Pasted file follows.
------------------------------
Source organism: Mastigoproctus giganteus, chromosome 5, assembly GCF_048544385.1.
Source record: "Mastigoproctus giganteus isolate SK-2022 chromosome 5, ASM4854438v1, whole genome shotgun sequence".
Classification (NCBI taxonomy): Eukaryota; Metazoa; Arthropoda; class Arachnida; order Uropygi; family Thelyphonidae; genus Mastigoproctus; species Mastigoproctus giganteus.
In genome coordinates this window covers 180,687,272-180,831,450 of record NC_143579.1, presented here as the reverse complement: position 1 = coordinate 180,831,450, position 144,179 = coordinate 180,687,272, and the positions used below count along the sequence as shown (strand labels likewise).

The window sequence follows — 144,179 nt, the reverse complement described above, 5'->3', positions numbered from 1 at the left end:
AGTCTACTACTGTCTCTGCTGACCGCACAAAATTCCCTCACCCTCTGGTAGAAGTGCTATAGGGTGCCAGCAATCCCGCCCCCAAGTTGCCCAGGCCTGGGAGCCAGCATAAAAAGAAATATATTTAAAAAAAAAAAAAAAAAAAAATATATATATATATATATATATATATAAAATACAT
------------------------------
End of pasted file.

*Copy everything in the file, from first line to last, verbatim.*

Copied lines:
Source organism: Mastigoproctus giganteus, chromosome 5, assembly GCF_048544385.1.
Source record: "Mastigoproctus giganteus isolate SK-2022 chromosome 5, ASM4854438v1, whole genome shotgun sequence".
Classification (NCBI taxonomy): Eukaryota; Metazoa; Arthropoda; class Arachnida; order Uropygi; family Thelyphonidae; genus Mastigoproctus; species Mastigoproctus giganteus.
In genome coordinates this window covers 180,687,272-180,831,450 of record NC_143579.1, presented here as the reverse complement: position 1 = coordinate 180,831,450, position 144,179 = coordinate 180,687,272, and the positions used below count along the sequence as shown (strand labels likewise).

The window sequence follows — 144,179 nt, the reverse complement described above, 5'->3', positions numbered from 1 at the left end:
AGTCTACTACTGTCTCTGCTGACCGCACAAAATTCCCTCACCCTCTGGTAGAAGTGCTATAGGGTGCCAGCAATCCCGCCCCCAAGTTGCCCAGGCCTGGGAGCCAGCATAAAAAGAAATATATTTAAAAAAAAAAAAAAAAAAAAATATATATATATATATATATATATATAAAATACAT